With respect to influence on plant growth and health, it is the amount and frequency of rainfall received during the growing season that is of greater significance than the total amount of precipitation in a given year. When defining a drought year, the pattern and frequency of rainfall are clearly more important than the total amount of rain.

Water relations in plants

Water is the major component of the protoplasm which makes up the content of cells.

New cells form and expand from pressure exerted on the cell membranes and walls by water entering the cells.

The driving mechanism for the transport of water through a plant is transpiration or the evaporation of water from plant leaves. Transpiration sets up a negative pressure that drives the movement of water from the soil to the plant and through the plant via the xylem.

Drought effects on plants

In a tree or shrub the delicate root hairs that are responsible for much of the water uptake are first affected by dry conditions and severely impact the plants water absorption.

With the process of photosynthesis being slowed down this could increase the stress of drought on a plant. As the drought persist the plants become vulnerable to secondary attacks by certain insects and diseases.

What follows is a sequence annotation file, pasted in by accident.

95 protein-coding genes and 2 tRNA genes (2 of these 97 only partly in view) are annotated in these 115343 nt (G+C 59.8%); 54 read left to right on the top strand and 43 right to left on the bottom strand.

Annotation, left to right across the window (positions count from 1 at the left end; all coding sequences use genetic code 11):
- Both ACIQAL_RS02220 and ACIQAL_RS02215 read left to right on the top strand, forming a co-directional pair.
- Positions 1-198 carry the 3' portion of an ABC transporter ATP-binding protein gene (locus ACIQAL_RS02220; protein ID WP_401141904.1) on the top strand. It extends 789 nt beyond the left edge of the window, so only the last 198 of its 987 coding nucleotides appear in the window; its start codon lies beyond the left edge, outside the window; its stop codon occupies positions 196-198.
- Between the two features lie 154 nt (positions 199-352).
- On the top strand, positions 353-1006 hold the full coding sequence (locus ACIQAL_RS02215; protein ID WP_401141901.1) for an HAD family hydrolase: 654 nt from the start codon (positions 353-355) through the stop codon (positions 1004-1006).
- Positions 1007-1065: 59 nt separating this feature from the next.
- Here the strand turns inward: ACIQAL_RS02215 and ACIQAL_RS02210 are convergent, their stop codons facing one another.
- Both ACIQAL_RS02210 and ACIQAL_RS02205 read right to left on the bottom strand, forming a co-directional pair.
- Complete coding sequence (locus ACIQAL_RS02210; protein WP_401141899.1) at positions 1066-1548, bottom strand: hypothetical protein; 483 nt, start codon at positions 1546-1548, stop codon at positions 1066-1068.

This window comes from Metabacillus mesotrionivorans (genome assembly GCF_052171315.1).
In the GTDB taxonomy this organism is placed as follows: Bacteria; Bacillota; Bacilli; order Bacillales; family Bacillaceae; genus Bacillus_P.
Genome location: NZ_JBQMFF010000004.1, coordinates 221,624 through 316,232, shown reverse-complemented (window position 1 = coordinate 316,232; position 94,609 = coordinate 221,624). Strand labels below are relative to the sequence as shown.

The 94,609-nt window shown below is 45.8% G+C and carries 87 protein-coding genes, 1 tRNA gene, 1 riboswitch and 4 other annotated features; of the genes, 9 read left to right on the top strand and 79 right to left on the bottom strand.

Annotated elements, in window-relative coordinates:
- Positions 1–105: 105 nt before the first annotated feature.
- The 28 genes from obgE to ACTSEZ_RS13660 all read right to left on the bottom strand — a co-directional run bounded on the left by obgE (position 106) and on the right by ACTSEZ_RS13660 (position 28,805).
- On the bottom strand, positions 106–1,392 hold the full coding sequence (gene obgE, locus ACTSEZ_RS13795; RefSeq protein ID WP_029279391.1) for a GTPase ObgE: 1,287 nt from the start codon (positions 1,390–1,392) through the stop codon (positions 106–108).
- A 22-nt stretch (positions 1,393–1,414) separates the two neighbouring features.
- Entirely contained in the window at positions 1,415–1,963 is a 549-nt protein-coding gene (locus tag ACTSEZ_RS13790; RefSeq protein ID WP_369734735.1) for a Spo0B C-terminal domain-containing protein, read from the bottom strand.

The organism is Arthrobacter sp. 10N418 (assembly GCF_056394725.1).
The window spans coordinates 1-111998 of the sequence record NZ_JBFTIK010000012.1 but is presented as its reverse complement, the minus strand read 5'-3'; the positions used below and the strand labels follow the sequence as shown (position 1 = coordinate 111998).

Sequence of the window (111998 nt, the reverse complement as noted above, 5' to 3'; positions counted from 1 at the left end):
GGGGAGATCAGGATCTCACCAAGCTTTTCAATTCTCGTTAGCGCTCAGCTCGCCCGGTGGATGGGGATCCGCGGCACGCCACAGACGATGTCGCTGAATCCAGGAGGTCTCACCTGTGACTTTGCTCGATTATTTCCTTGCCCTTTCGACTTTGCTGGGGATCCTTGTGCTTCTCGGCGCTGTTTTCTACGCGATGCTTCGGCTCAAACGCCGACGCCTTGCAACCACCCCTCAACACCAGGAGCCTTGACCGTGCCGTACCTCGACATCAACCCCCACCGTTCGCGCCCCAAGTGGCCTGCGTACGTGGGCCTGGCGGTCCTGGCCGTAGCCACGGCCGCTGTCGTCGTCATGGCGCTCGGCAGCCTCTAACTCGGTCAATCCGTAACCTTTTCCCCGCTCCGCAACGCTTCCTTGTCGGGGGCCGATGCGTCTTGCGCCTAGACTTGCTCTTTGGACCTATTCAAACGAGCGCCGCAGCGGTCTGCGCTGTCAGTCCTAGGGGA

Before a plant can resume normal growth rates, rebuild damaged plant structures, and resume synthesis of growth regulators and secondary metabolites needed for self-defense, it must re-establish the photosynthetic machinery and normal functioning of the stomates.

Secondary effects

There are certain diseases that are more likely to occur because of drought related stress on the plant. These diseases in combination with weather history at the site can be used in the diagnosis of drought related problems.

Diseases that are likely to occur from drought are root rots, wood rots, wilt and cankers.

Canker type disease that are likely to be encountered due to drought are Nectria and Cytospora cankers, which occur on the stem and branch of trees and shrubs.

It is the inability of the plant to synthesize protective chemicals and to compartmentalize wounds that allow for infection and development of the disease.